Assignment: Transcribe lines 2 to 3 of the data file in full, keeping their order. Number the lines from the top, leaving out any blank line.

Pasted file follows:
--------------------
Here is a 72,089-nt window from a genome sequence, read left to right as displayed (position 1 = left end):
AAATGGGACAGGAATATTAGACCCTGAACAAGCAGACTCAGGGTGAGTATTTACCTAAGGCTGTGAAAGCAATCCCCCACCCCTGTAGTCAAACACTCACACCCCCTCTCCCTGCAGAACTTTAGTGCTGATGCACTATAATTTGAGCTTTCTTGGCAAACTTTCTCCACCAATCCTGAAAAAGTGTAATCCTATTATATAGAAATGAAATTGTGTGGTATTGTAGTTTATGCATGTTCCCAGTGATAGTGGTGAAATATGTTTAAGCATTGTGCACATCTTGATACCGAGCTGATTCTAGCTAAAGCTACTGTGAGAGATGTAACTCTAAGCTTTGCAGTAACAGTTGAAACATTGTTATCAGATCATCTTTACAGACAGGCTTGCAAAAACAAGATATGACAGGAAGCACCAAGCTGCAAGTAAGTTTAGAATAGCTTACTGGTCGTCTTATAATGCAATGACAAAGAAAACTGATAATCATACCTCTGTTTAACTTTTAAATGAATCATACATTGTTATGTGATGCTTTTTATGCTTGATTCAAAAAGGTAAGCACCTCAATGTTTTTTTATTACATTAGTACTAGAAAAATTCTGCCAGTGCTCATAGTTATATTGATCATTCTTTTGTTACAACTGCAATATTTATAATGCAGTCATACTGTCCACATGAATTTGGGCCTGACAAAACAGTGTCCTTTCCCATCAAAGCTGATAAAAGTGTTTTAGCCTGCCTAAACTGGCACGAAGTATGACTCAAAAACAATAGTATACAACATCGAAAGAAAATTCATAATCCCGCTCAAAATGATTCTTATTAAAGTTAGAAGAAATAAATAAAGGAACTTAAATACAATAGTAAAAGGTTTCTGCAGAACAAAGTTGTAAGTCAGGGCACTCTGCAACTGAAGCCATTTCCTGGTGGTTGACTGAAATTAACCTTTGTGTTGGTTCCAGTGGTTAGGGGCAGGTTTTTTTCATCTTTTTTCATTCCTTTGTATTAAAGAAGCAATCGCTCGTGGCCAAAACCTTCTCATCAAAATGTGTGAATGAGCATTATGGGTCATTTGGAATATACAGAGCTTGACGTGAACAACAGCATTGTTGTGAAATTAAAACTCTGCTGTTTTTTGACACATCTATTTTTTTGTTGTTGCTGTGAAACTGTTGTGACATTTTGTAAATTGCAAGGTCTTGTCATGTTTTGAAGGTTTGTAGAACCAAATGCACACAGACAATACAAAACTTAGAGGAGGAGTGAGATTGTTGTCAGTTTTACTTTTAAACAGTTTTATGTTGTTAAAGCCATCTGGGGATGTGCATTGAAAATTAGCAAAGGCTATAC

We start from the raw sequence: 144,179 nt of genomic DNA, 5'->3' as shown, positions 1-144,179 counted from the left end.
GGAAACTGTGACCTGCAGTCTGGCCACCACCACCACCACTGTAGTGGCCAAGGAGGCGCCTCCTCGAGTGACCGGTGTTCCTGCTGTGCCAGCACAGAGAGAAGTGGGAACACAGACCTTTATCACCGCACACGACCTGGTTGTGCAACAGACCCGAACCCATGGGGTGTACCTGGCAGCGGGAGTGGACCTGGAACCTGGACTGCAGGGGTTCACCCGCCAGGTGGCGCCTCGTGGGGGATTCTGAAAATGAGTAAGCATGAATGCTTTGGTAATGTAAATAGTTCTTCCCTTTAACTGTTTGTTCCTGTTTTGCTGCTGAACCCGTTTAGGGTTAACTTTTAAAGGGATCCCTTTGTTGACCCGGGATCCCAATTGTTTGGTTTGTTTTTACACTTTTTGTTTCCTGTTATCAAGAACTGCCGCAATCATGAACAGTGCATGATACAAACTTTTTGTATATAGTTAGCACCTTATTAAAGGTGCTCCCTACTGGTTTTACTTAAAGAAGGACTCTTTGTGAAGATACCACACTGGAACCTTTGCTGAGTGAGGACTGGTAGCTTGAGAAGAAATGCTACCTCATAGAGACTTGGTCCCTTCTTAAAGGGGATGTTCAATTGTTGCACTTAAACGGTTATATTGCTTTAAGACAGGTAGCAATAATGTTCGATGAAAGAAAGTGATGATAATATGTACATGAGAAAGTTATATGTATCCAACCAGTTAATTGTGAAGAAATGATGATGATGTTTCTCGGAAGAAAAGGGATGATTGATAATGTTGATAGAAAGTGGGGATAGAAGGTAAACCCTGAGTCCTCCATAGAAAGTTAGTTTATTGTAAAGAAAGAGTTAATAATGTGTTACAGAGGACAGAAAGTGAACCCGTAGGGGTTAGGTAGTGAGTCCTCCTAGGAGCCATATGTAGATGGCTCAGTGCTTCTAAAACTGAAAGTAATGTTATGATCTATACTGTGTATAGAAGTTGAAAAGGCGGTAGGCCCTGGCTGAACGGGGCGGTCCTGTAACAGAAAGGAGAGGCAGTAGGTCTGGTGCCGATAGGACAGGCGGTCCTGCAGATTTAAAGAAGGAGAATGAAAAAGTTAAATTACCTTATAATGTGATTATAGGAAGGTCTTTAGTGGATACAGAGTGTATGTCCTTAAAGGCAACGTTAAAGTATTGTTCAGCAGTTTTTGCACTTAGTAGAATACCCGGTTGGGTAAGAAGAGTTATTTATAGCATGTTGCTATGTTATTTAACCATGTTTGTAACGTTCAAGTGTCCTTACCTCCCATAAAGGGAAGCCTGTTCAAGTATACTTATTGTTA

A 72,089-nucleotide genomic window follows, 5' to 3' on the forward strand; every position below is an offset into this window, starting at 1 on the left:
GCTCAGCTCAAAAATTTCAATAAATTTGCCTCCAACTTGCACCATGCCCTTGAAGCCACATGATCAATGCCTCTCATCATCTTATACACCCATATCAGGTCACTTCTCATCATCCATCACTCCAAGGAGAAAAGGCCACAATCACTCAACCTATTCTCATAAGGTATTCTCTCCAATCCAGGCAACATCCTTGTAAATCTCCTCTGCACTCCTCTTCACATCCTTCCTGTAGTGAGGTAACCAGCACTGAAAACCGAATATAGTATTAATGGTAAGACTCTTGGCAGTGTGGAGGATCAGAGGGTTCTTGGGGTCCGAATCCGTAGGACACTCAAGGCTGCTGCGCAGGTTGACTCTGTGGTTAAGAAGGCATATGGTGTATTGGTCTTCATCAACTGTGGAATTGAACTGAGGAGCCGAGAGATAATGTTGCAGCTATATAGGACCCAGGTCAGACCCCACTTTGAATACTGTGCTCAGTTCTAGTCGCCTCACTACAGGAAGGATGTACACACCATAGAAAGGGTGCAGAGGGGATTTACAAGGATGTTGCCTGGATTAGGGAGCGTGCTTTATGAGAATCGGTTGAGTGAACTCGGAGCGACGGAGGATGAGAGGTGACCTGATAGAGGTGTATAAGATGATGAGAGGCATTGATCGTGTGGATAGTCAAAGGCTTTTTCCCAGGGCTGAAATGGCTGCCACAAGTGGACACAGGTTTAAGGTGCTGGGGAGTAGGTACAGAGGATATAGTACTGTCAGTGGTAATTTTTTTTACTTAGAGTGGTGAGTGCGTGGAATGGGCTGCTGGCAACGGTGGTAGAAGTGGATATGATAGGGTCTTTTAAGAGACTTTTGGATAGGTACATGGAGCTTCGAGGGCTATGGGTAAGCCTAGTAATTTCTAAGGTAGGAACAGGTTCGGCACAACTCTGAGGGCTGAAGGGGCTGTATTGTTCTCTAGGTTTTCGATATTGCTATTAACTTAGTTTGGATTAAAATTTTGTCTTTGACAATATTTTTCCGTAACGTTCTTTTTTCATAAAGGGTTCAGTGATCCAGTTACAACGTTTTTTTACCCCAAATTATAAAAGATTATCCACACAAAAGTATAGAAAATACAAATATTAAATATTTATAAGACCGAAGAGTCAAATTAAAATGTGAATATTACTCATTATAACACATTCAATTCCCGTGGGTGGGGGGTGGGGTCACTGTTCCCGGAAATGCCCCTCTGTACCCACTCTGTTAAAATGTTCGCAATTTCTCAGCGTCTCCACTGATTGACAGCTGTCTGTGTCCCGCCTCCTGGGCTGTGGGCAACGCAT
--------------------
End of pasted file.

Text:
AAATGGGACAGGAATATTAGACCCTGAACAAGCAGACTCAGGGTGAGTATTTACCTAAGGCTGTGAAAGCAATCCCCCACCCCTGTAGTCAAACACTCACACCCCCTCTCCCTGCAGAACTTTAGTGCTGATGCACTATAATTTGAGCTTTCTTGGCAAACTTTCTCCACCAATCCTGAAAAAGTGTAATCCTATTATATAGAAATGAAATTGTGTGGTATTGTAGTTTATGCATGTTCCCAGTGATAGTGGTGAAATATGTTTAAGCATTGTGCACATCTTGATACCGAGCTGATTCTAGCTAAAGCTACTGTGAGAGATGTAACTCTAAGCTTTGCAGTAACAGTTGAAACATTGTTATCAGATCATCTTTACAGACAGGCTTGCAAAAACAAGATATGACAGGAAGCACCAAGCTGCAAGTAAGTTTAGAATAGCTTACTGGTCGTCTTATAATGCAATGACAAAGAAAACTGATAATCATACCTCTGTTTAACTTTTAAATGAATCATACATTGTTATGTGATGCTTTTTATGCTTGATTCAAAAAGGTAAGCACCTCAATGTTTTTTTATTACATTAGTACTAGAAAAATTCTGCCAGTGCTCATAGTTATATTGATCATTCTTTTGTTACAACTGCAATATTTATAATGCAGTCATACTGTCCACATGAATTTGGGCCTGACAAAACAGTGTCCTTTCCCATCAAAGCTGATAAAAGTGTTTTAGCCTGCCTAAACTGGCACGAAGTATGACTCAAAAACAATAGTATACAACATCGAAAGAAAATTCATAATCCCGCTCAAAATGATTCTTATTAAAGTTAGAAGAAATAAATAAAGGAACTTAAATACAATAGTAAAAGGTTTCTGCAGAACAAAGTTGTAAGTCAGGGCACTCTGCAACTGAAGCCATTTCCTGGTGGTTGACTGAAATTAACCTTTGTGTTGGTTCCAGTGGTTAGGGGCAGGTTTTTTTCATCTTTTTTCATTCCTTTGTATTAAAGAAGCAATCGCTCGTGGCCAAAACCTTCTCATCAAAATGTGTGAATGAGCATTATGGGTCATTTGGAATATACAGAGCTTGACGTGAACAACAGCATTGTTGTGAAATTAAAACTCTGCTGTTTTTTGACACATCTATTTTTTTGTTGTTGCTGTGAAACTGTTGTGACATTTTGTAAATTGCAAGGTCTTGTCATGTTTTGAAGGTTTGTAGAACCAAATGCACACAGACAATACAAAACTTAGAGGAGGAGTGAGATTGTTGTCAGTTTTACTTTTAAACAGTTTTATGTTGTTAAAGCCATCTGGGGATGTGCATTGAAAATTAGCAAAGGCTATAC

We start from the raw sequence: 144,179 nt of genomic DNA, 5'->3' as shown, positions 1-144,179 counted from the left end.